An iconic north-east landmark was closed to the public yesterday, while a helicopter operation removed building equipment.
Major repairs have now been completed at Dunnottar Castle after a landslide, precipitated by Storm Frank, destroyed paths at the start of 2016.
The scenes at the attraction were reminiscent of a feature film; a not uncommon occurrence for the Stonehaven landmark, which was used as a dramatic backdrop most recently in the 2015 blockbuster Victor Frankenstein.
Onlookers turned up to watch as the helicopter hoisted away heavy construction materials from the castle grounds.
The property’s deputy custodian, Martin Gray, said: “There was a landslide at the back of the drawing room. We had to shore it up, but now the work is completed and so the equipment could be taken away.”
The section of path disappeared near the landmark after Storm Frank laid waste to many parts of the north-east during January.
The custodian, Jim Wands previously said: “We were lucky the landslip didn’t cause any internal damage, but a path had to be closed as the land had literally fallen away off the cliff.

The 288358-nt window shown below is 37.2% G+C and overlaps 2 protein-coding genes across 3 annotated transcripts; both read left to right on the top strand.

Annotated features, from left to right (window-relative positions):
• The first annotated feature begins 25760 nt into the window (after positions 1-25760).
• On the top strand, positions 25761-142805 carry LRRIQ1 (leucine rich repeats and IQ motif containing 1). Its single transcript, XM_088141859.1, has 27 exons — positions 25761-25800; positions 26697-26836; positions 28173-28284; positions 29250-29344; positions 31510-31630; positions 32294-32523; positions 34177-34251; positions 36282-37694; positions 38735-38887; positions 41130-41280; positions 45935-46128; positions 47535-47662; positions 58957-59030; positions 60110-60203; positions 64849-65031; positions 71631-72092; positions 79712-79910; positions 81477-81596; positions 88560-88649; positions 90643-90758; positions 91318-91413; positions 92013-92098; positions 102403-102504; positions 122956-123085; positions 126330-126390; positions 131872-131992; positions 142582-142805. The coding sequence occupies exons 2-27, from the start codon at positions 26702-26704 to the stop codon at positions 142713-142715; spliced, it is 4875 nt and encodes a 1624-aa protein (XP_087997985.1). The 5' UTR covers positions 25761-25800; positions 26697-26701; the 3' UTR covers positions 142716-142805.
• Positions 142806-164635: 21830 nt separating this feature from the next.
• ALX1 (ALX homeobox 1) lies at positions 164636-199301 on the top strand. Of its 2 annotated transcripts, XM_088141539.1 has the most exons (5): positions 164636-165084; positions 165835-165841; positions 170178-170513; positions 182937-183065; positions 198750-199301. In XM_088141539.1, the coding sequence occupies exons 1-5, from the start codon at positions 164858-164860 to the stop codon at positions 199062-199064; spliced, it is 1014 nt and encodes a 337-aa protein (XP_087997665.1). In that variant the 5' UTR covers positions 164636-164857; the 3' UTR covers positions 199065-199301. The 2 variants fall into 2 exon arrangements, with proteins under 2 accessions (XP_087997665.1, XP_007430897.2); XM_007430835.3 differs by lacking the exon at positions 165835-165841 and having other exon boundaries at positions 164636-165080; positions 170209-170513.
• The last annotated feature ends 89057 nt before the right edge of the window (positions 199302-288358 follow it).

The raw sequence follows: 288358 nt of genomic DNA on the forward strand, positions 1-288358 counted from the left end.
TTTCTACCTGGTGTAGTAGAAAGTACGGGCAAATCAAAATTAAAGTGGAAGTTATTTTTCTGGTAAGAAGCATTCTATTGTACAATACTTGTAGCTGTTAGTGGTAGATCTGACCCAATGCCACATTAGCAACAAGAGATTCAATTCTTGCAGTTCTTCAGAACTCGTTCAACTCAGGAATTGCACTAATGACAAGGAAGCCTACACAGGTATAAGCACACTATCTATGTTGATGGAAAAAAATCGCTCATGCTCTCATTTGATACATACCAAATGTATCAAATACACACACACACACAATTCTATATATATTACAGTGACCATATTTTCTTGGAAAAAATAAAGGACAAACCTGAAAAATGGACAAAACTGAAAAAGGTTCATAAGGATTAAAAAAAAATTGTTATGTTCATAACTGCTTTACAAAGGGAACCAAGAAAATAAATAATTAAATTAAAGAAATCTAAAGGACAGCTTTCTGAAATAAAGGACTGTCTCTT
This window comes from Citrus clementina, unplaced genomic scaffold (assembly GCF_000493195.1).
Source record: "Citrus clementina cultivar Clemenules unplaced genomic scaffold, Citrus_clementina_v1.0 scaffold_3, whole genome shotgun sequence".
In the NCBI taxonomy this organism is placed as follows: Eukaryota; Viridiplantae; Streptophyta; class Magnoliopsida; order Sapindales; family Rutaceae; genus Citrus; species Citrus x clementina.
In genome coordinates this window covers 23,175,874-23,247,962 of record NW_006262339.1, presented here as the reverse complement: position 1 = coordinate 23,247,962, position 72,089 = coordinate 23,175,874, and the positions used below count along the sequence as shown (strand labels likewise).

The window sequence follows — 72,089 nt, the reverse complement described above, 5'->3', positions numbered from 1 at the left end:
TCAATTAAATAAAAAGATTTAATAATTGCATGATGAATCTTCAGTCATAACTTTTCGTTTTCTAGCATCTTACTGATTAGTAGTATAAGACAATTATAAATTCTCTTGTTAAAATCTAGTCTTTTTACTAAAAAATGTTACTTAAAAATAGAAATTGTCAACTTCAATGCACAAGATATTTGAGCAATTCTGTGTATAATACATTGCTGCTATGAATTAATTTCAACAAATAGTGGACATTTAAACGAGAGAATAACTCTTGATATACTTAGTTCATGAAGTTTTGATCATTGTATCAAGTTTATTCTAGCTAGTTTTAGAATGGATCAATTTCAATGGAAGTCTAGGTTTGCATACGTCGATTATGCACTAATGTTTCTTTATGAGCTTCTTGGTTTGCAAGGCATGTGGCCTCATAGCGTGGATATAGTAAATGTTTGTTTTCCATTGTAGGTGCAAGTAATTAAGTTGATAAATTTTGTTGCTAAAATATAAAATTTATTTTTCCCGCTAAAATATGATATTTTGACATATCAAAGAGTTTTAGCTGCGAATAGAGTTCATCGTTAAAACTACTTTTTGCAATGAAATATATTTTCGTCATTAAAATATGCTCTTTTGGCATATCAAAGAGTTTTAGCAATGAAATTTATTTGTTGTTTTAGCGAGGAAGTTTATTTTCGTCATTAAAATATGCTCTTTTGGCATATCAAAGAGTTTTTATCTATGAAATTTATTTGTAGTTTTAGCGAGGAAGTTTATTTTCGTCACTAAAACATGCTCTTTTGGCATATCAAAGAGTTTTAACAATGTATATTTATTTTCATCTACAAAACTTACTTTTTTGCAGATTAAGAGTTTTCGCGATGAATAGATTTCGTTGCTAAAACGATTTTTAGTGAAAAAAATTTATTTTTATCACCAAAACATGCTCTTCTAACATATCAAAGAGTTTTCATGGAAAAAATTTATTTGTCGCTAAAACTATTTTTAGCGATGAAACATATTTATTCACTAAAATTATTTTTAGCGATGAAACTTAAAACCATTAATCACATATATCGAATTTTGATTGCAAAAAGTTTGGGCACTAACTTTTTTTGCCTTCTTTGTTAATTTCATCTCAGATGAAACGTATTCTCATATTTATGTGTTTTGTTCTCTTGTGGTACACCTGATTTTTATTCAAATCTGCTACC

“We wanted to get some work carried out as soon as possible to secure the future of the castle.
“Because of this, we have gone with more costly repair works, but we believe that they will last much longer.”
Site manager for specialist contractors CAN Geotechnical Ltd, Andrew Philips said: “We have completed the works bang on schedule and there were no major issues; we got held up a bit with the weather, but not for long.”
A post on social media stated: “Please be advised that Dunnottar Castle will be closed and access to the grounds outside the castle will be unavailable from either the car park or cliff-top path from Stonehaven during the morning of Friday 11th November,
“This is a safety measure in order to facilitate helicopter operations to remove equipment from inside the castle following the successful completion of stabilisation works that have been on-going for the past few weeks at the rear of the Drawing Room.”